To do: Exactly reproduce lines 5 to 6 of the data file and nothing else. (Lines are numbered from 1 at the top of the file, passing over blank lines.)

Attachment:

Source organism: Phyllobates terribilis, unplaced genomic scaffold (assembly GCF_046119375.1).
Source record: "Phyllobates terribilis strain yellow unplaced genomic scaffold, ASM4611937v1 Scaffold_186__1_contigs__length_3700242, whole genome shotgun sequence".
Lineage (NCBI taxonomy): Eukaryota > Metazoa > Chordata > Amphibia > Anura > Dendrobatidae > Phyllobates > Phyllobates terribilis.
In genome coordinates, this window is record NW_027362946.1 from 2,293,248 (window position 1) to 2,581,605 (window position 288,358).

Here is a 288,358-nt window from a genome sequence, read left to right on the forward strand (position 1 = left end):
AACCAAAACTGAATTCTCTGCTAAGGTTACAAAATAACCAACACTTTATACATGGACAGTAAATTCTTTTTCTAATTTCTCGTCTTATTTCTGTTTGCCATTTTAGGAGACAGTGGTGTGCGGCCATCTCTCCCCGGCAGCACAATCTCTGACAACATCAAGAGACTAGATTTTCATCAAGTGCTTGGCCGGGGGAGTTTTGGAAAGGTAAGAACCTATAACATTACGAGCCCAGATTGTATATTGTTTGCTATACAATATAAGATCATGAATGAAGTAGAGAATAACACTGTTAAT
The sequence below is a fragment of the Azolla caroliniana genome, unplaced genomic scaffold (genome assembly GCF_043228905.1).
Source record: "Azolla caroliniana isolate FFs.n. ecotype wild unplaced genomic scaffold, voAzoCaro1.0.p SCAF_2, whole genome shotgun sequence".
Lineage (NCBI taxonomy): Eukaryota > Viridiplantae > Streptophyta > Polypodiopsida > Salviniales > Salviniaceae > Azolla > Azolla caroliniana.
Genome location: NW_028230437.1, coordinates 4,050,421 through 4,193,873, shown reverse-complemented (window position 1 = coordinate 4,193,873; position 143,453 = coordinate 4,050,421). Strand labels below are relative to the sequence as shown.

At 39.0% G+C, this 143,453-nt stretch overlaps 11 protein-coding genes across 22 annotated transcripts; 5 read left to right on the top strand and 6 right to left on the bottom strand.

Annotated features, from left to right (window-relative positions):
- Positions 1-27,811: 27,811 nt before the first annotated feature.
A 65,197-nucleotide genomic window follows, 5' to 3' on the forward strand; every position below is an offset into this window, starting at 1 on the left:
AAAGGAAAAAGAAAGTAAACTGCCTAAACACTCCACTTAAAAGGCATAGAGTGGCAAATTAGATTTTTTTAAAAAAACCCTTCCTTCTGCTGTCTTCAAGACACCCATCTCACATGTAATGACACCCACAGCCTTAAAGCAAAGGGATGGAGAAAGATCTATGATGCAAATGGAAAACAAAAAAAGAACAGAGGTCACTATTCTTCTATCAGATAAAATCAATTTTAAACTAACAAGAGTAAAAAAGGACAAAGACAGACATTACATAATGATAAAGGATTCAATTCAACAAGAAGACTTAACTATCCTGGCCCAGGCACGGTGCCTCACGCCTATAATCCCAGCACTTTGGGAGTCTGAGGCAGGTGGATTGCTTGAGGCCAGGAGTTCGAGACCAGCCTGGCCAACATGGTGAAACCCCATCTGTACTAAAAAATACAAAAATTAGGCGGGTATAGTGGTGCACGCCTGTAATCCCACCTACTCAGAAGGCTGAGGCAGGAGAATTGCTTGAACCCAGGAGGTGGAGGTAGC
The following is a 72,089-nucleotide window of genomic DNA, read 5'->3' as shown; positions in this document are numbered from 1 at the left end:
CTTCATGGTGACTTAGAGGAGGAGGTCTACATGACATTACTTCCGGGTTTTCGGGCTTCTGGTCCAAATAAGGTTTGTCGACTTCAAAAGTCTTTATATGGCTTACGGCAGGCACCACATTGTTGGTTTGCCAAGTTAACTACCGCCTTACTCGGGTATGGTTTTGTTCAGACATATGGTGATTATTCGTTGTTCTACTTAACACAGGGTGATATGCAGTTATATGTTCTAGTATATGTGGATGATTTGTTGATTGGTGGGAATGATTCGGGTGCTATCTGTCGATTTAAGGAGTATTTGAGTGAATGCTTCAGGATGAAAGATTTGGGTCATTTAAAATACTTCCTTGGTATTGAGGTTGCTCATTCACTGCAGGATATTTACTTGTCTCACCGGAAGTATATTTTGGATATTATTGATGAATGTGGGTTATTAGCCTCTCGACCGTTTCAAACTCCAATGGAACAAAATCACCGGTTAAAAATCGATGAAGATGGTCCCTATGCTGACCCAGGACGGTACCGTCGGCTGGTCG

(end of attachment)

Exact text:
Here is a 288,358-nt window from a genome sequence, read left to right on the forward strand (position 1 = left end):
AACCAAAACTGAATTCTCTGCTAAGGTTACAAAATAACCAACACTTTATACATGGACAGTAAATTCTTTTTCTAATTTCTCGTCTTATTTCTGTTTGCCATTTTAGGAGACAGTGGTGTGCGGCCATCTCTCCCCGGCAGCACAATCTCTGACAACATCAAGAGACTAGATTTTCATCAAGTGCTTGGCCGGGGGAGTTTTGGAAAGGTAAGAACCTATAACATTACGAGCCCAGATTGTATATTGTTTGCTATACAATATAAGATCATGAATGAAGTAGAGAATAACACTGTTAAT